First mitotic spindle formation dependent on the sperm centrosome. (A) Origins of the 3PN zygotes. (B) Immunofluorescence staining of tripronuclear (3PN) zygotes derived from conventional in vitro fertilization (c-IVF) and fixed at consecutive stages of development (80× magnification). (C) Immunofluorescence staining of 3PN zygotes derived from intracytoplasmic sperm injection (ICSI) and fixed at consecutive stages of development (80× magnification). (D) Immunofluorescence staining of 3PN zygotes derived from c-IVF fixed at pro-metaphase (88× magnification). White arrowheads indicate the four MTOCs originating from sperm centrosomes, whereas the dotted line indicates the chromosomes derived from the oocyte. Maximum z projections of confocal sections of zygotes at pro-metaphase, early metaphase, and metaphase are also shown. Microtubules were stained with antibodies against α-tubulin (green); MTOCs, antibodies against pericentrin (magenta) and chromosome, NucBlue I stain (blue). Scale bar, 10 μm. (E) Time-lapse imaging of a tripronuclear (3PN) zygote derived from conventional in vitro fertilization (c-IVF) and expressing TagGFP2-H2B (magenta: chromosome) and FusionRed-MAP4 (green: microtubules, 40× magnification). ‘0 min’ indicates the start of pronuclear disappearance. White arrowheads indicate four MTOCs that originated from sperm centrosomes. Scale bar, 10 μm. (F) At 21 min after disappearance of the pronuclear membrane, images of Fig. 1E were rotated to highlight the positional relationship between the three groups of chromosomes surrounded by dotted line and microtubules (60× magnification). Chromosomes derived from one of the three pronuclei are not assembled with microtubules (white arrowhead). Scale bar, 10 μm. (G) A proposed schematic diagram of the formation of the first mitotic spindle in human 3PN zygotes derived from c-IVF. Four sperm centrosome-dependent MTOCs are formed at prophase and microtubules preferentially extend toward the chromosomes closer to MTOCs at pro-metaphase. At this phase, failure of chromosome capture by microtubules occurs. Next, a single quadrupolar first mitotic spindle is formed as the chromosomes move up the equatorial plane at metaphase.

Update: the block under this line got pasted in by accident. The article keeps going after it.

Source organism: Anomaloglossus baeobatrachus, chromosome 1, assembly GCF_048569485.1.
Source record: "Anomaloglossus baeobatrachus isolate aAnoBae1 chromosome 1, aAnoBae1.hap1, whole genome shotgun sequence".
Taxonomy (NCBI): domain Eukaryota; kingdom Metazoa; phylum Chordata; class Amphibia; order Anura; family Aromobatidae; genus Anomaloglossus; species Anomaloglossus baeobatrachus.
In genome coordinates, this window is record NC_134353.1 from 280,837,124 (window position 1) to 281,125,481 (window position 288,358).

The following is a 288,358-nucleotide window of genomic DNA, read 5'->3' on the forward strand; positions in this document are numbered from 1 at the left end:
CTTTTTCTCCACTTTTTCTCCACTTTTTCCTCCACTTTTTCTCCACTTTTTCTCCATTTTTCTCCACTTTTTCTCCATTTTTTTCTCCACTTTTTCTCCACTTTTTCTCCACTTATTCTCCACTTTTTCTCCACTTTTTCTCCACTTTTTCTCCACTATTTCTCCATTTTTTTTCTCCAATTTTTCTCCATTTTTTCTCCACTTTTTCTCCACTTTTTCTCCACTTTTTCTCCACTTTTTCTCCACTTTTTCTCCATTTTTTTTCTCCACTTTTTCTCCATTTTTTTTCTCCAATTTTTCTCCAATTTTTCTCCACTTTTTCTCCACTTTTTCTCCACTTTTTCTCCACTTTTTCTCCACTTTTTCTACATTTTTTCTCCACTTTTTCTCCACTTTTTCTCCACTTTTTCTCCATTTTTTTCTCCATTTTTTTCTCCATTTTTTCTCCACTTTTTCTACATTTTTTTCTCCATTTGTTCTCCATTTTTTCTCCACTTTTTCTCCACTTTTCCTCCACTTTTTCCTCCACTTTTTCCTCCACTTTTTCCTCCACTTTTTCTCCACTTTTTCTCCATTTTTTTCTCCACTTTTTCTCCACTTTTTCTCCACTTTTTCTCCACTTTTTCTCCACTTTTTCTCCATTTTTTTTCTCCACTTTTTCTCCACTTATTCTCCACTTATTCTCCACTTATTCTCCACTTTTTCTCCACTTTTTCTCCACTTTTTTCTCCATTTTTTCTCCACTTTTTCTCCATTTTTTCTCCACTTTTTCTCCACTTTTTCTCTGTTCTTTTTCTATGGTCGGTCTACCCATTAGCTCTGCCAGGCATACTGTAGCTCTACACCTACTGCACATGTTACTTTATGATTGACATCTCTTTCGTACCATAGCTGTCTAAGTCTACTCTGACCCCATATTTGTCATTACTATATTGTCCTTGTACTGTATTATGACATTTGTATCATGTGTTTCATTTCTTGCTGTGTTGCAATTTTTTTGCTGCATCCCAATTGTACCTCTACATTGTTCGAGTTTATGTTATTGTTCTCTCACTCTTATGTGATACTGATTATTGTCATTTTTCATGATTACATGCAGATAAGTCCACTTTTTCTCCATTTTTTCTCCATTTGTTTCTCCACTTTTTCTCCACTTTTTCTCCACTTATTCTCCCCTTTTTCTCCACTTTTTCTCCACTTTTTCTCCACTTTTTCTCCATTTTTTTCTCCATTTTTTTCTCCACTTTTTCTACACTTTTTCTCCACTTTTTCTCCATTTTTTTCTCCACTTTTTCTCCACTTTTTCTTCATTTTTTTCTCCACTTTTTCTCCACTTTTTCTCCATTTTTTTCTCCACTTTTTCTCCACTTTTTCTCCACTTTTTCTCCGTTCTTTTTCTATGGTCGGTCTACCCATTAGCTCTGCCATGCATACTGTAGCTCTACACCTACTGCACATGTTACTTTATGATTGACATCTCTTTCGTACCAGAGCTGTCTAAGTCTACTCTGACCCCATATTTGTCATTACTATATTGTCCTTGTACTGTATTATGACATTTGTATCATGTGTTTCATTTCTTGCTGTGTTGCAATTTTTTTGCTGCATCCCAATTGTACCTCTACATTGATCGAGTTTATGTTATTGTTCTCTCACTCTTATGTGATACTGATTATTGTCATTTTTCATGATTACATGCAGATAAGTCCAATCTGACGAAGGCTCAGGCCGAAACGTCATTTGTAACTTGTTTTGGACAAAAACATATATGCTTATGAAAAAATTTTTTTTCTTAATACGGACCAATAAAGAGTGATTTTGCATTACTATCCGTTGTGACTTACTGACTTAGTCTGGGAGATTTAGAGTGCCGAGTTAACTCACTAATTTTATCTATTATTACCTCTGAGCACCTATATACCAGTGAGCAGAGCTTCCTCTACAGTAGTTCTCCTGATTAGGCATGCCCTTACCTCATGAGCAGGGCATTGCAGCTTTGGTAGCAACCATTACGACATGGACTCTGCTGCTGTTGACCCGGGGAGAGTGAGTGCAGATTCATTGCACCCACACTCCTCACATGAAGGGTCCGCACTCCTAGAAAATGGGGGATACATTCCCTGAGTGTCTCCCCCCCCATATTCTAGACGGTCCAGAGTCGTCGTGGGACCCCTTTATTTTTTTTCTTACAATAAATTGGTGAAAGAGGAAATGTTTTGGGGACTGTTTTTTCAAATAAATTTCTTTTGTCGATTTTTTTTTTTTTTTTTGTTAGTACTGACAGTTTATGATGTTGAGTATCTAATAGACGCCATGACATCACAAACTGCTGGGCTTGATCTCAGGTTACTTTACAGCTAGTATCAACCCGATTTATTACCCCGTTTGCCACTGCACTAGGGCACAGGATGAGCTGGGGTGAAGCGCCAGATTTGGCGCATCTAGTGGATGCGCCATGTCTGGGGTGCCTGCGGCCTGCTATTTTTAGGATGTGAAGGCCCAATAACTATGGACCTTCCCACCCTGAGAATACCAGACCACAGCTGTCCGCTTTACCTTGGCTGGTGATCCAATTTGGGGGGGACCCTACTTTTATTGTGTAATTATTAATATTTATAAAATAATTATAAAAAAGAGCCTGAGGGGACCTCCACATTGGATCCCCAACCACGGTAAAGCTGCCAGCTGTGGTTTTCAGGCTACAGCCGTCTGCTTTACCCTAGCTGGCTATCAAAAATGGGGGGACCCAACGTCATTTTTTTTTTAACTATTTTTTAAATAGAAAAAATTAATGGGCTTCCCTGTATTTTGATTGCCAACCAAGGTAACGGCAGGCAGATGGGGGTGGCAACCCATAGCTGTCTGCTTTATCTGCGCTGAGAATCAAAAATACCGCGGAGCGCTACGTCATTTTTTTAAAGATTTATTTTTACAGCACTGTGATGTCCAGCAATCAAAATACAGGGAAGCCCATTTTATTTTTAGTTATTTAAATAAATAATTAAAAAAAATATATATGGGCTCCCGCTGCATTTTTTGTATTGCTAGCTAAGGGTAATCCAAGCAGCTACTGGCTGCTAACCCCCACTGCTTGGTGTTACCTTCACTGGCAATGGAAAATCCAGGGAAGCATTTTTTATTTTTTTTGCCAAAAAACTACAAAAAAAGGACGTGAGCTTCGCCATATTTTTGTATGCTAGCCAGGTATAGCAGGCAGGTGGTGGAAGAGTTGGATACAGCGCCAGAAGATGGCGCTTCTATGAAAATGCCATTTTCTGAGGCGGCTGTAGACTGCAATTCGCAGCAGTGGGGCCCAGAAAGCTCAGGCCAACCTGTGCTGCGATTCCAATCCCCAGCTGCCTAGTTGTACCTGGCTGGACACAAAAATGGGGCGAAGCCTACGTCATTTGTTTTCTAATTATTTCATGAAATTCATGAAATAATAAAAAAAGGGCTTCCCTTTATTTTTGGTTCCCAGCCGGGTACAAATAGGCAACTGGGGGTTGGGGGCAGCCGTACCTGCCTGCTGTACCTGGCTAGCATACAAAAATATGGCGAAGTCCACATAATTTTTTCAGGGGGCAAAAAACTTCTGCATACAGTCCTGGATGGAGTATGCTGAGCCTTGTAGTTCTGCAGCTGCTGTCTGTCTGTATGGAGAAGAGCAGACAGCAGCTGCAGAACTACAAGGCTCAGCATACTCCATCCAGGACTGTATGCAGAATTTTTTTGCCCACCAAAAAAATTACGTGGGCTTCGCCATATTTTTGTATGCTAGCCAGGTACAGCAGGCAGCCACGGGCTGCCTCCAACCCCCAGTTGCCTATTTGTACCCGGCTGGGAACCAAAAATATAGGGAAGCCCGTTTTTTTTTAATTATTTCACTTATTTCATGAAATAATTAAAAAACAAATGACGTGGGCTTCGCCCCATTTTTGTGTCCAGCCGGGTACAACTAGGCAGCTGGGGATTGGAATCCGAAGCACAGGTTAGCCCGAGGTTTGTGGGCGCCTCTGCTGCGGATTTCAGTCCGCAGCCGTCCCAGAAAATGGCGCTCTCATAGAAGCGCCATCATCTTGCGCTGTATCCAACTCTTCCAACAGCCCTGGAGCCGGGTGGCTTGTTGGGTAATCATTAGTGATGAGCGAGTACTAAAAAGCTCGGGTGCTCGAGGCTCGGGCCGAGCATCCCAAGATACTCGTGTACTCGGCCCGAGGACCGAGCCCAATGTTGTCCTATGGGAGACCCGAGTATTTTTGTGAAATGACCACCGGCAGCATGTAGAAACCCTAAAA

Citation: Reproduction 161, 5; 10.1530/REP-21-0061

Zygotes were fixed at consecutive stages of development and analyzed using immunofluorescence staining (Fig. 1B and C). 3PN zygotes derived from c-IVF showed four pericentrin dots (Fig. 1B), whereas 3PN zygotes derived from ICSI exhibited two pericentrin dots (Fig. 1C). In pro-metaphase, we observed an independent group of chromosomes derived from each pronucleus and MTOCs formed by the sperm centrosome at the core. Microtubules from each MTOC extended toward the chromosomes in early metaphase; a quadrupolar spindle (Fig. 1B) was formed in 3PN zygotes from c-IVF, and a bipolar spindle (Fig. 1C) was formed in 3PN zygotes from ICSI by MTOCs at the apex of the zygote after chromosome alignment. In pro-metaphase, microtubules were found to extend from MTOCs to the nearest chromosome (Fig. 1B and C). Microtubule assembly was observed on H3K9me3-positive oocyte-derived chromosomes; therefore, we believe that, whether a chromosome is surrounded by microtubules depends on the location of the MTOCs, irrespective of the chromosomal origin (Fig. 1D and Video 1).